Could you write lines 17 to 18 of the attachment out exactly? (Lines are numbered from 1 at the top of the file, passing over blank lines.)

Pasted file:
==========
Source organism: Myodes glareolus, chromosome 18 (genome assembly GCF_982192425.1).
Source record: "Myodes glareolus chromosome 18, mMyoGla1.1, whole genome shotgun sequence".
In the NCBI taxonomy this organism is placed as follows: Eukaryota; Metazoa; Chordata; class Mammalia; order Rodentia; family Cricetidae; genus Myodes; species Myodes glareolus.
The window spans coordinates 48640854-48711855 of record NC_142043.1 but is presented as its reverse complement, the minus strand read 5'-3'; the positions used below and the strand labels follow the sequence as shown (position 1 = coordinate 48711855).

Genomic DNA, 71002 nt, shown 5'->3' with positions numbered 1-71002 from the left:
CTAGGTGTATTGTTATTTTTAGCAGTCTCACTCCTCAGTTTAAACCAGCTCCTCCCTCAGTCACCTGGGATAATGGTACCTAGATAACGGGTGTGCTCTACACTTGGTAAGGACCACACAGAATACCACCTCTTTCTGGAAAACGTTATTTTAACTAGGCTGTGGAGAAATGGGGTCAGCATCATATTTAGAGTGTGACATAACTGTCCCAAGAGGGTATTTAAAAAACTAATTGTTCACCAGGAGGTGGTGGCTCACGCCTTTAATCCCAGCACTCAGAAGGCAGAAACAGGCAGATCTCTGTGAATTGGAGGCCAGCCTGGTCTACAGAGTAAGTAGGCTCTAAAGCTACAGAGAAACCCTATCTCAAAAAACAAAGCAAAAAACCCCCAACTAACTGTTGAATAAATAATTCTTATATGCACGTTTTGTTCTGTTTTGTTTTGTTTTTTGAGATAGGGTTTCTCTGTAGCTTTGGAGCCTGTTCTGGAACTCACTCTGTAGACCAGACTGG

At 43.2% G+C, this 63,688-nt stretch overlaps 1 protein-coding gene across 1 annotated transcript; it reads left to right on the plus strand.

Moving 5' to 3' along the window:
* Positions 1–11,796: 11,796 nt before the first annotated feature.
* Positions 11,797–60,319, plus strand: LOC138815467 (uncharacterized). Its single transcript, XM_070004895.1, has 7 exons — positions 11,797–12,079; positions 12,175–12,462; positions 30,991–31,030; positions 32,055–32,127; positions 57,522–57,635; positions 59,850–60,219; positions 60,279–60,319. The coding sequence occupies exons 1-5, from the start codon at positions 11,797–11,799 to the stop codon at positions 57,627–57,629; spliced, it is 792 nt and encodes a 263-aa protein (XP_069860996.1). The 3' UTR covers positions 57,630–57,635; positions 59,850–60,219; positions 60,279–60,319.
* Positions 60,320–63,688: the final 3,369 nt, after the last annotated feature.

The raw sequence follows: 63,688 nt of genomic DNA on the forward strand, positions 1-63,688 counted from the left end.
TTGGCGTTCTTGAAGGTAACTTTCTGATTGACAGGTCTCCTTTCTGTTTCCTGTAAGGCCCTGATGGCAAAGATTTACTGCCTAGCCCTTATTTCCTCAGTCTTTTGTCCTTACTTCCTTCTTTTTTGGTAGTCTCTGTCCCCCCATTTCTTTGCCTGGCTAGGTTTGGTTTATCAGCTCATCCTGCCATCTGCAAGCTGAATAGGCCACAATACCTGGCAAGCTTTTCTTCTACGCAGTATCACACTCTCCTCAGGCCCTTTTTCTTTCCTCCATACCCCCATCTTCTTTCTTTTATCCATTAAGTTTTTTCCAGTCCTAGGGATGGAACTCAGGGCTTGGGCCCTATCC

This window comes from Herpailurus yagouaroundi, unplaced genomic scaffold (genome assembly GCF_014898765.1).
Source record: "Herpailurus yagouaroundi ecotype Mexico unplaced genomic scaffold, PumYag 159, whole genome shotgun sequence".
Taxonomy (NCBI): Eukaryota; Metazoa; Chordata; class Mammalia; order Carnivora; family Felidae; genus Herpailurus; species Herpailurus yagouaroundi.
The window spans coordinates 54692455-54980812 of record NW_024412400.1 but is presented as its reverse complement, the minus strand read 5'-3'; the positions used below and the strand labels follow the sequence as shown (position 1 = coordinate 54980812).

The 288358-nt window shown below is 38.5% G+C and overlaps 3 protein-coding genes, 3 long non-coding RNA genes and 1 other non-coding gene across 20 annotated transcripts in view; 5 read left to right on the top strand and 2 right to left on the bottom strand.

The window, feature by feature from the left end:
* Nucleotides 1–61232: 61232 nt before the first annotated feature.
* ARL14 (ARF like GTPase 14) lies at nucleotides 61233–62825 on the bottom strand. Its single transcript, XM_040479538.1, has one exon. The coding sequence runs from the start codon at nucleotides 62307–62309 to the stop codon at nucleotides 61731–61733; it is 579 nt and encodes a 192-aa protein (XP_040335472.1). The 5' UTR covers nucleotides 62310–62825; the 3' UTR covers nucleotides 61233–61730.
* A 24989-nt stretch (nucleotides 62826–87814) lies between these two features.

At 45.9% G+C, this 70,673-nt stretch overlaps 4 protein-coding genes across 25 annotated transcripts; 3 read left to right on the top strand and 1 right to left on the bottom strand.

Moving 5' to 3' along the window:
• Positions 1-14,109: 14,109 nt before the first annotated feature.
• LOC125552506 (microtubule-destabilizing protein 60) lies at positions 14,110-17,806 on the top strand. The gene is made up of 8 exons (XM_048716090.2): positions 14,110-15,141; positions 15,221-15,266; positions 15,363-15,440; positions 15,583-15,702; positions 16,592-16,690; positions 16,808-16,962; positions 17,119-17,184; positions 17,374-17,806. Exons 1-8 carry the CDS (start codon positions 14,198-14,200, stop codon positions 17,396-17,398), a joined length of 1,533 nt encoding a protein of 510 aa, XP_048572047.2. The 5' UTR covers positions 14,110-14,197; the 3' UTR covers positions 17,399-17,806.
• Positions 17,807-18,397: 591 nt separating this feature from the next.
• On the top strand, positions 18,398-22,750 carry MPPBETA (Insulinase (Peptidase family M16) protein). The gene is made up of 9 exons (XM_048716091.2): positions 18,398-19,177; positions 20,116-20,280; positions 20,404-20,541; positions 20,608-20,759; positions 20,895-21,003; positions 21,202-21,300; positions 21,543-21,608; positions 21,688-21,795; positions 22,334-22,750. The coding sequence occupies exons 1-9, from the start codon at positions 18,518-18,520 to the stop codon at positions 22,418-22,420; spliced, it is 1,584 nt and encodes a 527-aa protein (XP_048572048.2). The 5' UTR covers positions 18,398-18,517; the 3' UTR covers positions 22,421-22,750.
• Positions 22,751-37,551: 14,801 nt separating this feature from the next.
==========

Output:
The window spans coordinates 54692455-54980812 of record NW_024412400.1 but is presented as its reverse complement, the minus strand read 5'-3'; the positions used below and the strand labels follow the sequence as shown (position 1 = coordinate 54980812).

The 288358-nt window shown below is 38.5% G+C and overlaps 3 protein-coding genes, 3 long non-coding RNA genes and 1 other non-coding gene across 20 annotated transcripts in view; 5 read left to right on the top strand and 2 right to left on the bottom strand.